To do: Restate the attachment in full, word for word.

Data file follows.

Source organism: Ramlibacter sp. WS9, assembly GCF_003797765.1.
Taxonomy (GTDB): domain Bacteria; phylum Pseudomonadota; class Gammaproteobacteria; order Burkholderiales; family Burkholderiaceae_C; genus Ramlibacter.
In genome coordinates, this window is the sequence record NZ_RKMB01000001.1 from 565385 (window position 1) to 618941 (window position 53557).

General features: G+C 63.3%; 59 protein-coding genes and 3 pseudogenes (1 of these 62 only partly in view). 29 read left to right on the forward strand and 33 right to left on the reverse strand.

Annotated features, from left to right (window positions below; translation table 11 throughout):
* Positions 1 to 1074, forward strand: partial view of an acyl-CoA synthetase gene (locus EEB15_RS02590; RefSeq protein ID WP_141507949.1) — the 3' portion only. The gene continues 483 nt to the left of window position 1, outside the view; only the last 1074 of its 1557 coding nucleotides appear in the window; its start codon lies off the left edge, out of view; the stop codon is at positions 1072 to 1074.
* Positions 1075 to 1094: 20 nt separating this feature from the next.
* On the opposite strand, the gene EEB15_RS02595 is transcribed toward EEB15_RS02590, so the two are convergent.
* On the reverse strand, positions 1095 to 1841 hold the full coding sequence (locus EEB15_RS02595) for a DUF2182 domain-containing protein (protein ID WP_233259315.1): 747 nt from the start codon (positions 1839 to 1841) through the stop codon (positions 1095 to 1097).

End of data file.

Source organism: Ramlibacter sp. WS9, assembly GCF_003797765.1.
Taxonomy (GTDB): domain Bacteria; phylum Pseudomonadota; class Gammaproteobacteria; order Burkholderiales; family Burkholderiaceae_C; genus Ramlibacter.
In genome coordinates, this window is the sequence record NZ_RKMB01000001.1 from 565385 (window position 1) to 618941 (window position 53557).

General features: G+C 63.3%; 59 protein-coding genes and 3 pseudogenes (1 of these 62 only partly in view). 29 read left to right on the forward strand and 33 right to left on the reverse strand.

Annotated features, from left to right (window positions below; translation table 11 throughout):
* Positions 1 to 1074, forward strand: partial view of an acyl-CoA synthetase gene (locus EEB15_RS02590; RefSeq protein ID WP_141507949.1) — the 3' portion only. The gene continues 483 nt to the left of window position 1, outside the view; only the last 1074 of its 1557 coding nucleotides appear in the window; its start codon lies off the left edge, out of view; the stop codon is at positions 1072 to 1074.
* Positions 1075 to 1094: 20 nt separating this feature from the next.
* On the opposite strand, the gene EEB15_RS02595 is transcribed toward EEB15_RS02590, so the two are convergent.
* On the reverse strand, positions 1095 to 1841 hold the full coding sequence (locus EEB15_RS02595) for a DUF2182 domain-containing protein (protein ID WP_233259315.1): 747 nt from the start codon (positions 1839 to 1841) through the stop codon (positions 1095 to 1097).